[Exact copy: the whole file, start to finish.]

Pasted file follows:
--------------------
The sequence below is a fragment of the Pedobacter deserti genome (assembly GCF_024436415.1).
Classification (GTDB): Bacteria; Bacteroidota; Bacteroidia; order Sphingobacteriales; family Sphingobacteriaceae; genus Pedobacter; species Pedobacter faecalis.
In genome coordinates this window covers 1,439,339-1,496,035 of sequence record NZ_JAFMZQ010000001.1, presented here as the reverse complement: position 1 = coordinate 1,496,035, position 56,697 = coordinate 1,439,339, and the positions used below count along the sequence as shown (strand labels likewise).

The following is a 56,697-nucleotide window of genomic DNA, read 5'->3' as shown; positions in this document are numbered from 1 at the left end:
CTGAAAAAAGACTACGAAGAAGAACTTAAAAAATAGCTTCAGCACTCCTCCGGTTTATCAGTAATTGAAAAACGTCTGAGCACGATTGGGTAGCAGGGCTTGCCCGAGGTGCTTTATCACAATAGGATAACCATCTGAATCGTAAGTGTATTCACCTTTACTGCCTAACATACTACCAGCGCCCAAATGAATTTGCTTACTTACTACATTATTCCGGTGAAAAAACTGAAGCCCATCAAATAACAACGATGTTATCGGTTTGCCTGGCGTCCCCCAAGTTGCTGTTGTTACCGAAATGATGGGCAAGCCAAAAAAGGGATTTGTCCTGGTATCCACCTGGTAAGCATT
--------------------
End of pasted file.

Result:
The sequence below is a fragment of the Pedobacter deserti genome (assembly GCF_024436415.1).
Classification (GTDB): Bacteria; Bacteroidota; Bacteroidia; order Sphingobacteriales; family Sphingobacteriaceae; genus Pedobacter; species Pedobacter faecalis.
In genome coordinates this window covers 1,439,339-1,496,035 of sequence record NZ_JAFMZQ010000001.1, presented here as the reverse complement: position 1 = coordinate 1,496,035, position 56,697 = coordinate 1,439,339, and the positions used below count along the sequence as shown (strand labels likewise).

The following is a 56,697-nucleotide window of genomic DNA, read 5'->3' as shown; positions in this document are numbered from 1 at the left end:
CTGAAAAAAGACTACGAAGAAGAACTTAAAAAATAGCTTCAGCACTCCTCCGGTTTATCAGTAATTGAAAAACGTCTGAGCACGATTGGGTAGCAGGGCTTGCCCGAGGTGCTTTATCACAATAGGATAACCATCTGAATCGTAAGTGTATTCACCTTTACTGCCTAACATACTACCAGCGCCCAAATGAATTTGCTTACTTACTACATTATTCCGGTGAAAAAACTGAAGCCCATCAAATAACAACGATGTTATCGGTTTGCCTGGCGTCCCCCAAGTTGCTGTTGTTACCGAAATGATGGGCAAGCCAAAAAAGGGATTTGTCCTGGTATCCACCTGGTAAGCATT